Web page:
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In March, the CREATV Company line produced a TVC in a magical location way up north of Vietnam, at the actual border with China. 20150322_081403 copy You don’t get to the Ban Gioc Waterfalls by chance. You need to deserve them. And the 10 hour ride from Hanoi is the price your body pays to be allowed to discover this astounding location. Listen to my advice, don’t take the Lang Son path as the punishment will be horrific. This road remembered by the French as Route Coloniale 4, the RC4 became the grave of thousands of men in 1950, four years before the debacle of Dien Bien Phu. I recommend you take the Highway through Thai Nguyen province then up the steep winding road all the way North, pass Cao Bang city until the car cannot go further. Across the Quay Son river, you hit China. BAN GIOC china The  Ban Gioc Waterfalls are actually a set of two falls. On the first one – to the left when you arrive onsite, water drops 30 meters from wild vegetation, while the second falls…20150322_105318 which are shared with China are much wider and water drops the height difference in stages. On our scout and shoot, the power outflow was not at it’s maximum as March is still in the dry season. Come June and you can see all the might of that real world marvel. 20150322_111406 copy If you enjoy rock climbing, you will be able to reach the first level of the water system and enjoy the panorama overlooking the site and our northern bordering neighbours. 20150322_155406 copy The shoot was mainly marine and involved a fleet of barges as it needed to accommodate a multi-camera shoot of and Epic and a Phantom for all the High speed shots … 20150326_152208 a Jimmy Jib that came by truck from Ho Chi Minh City, a close to 2000 km / 5 days road trip… 20150326_153937 and 15 production crew and agency clients from Mumbai … 20150326_152752 including their lovely and nonetheless very courageous model. 20150326_152605 The result shows, it was well worth the trip!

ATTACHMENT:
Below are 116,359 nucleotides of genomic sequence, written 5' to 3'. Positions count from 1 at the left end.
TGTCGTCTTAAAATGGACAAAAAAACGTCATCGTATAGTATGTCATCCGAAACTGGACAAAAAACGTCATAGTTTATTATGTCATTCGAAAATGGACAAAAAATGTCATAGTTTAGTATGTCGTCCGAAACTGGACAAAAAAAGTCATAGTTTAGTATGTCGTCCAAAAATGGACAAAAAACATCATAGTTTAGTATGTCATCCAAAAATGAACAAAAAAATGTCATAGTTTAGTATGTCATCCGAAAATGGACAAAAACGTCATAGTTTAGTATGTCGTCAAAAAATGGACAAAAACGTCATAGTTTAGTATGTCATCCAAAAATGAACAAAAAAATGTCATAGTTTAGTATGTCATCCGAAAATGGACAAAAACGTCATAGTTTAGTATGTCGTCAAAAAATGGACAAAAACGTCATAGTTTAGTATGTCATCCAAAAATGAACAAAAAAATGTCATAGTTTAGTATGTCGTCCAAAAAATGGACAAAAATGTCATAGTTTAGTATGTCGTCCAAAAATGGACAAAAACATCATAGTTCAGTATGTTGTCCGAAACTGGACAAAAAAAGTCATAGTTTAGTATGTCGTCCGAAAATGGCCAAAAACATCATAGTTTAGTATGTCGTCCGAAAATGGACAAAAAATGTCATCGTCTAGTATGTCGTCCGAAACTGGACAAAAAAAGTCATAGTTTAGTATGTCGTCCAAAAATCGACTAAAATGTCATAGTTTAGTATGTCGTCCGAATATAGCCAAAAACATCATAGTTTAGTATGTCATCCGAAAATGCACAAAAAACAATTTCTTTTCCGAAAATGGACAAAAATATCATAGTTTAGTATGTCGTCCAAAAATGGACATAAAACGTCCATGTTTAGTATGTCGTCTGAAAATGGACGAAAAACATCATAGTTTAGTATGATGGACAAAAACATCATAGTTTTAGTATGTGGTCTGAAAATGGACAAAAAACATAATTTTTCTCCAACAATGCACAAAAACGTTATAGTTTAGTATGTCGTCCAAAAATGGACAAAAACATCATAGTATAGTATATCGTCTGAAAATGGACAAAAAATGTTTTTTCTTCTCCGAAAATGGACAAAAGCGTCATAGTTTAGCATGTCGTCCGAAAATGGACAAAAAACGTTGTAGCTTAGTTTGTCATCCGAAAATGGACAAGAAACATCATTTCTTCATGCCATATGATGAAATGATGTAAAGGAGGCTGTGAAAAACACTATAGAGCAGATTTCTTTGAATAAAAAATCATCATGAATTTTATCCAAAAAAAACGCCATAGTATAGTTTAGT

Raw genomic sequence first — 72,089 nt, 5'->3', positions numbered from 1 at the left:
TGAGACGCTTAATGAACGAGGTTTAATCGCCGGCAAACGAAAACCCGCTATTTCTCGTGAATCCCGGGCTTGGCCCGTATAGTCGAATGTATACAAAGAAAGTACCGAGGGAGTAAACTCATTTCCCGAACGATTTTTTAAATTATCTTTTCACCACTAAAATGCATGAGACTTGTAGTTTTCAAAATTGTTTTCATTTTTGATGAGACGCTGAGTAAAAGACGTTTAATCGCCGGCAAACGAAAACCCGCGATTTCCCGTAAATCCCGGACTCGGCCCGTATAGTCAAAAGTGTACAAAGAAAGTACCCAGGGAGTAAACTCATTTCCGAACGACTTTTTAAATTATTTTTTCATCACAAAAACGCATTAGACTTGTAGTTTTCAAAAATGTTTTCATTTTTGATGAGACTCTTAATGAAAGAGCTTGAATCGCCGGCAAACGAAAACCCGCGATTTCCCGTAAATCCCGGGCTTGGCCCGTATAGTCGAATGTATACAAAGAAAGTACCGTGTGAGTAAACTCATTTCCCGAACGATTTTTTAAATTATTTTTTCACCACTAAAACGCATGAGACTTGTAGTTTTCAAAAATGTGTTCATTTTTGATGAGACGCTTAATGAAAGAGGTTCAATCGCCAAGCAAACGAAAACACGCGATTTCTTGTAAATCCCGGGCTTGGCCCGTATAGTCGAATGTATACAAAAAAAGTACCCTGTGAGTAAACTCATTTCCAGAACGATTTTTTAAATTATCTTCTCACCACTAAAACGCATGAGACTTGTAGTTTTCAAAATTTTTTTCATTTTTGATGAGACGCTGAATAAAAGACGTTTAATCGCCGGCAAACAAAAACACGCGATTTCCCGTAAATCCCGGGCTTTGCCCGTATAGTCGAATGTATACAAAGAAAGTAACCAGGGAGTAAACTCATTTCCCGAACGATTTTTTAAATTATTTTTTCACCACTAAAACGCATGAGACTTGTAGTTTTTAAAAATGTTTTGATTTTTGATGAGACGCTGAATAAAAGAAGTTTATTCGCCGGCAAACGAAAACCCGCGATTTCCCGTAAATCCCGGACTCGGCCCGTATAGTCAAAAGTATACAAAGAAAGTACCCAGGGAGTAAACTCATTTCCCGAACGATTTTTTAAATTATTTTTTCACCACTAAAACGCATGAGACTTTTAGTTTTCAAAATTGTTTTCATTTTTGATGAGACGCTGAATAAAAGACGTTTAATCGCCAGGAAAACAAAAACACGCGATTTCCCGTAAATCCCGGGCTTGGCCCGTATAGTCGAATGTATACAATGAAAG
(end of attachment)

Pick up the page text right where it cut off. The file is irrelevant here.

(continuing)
Othello Khanh

Saigon, April 2015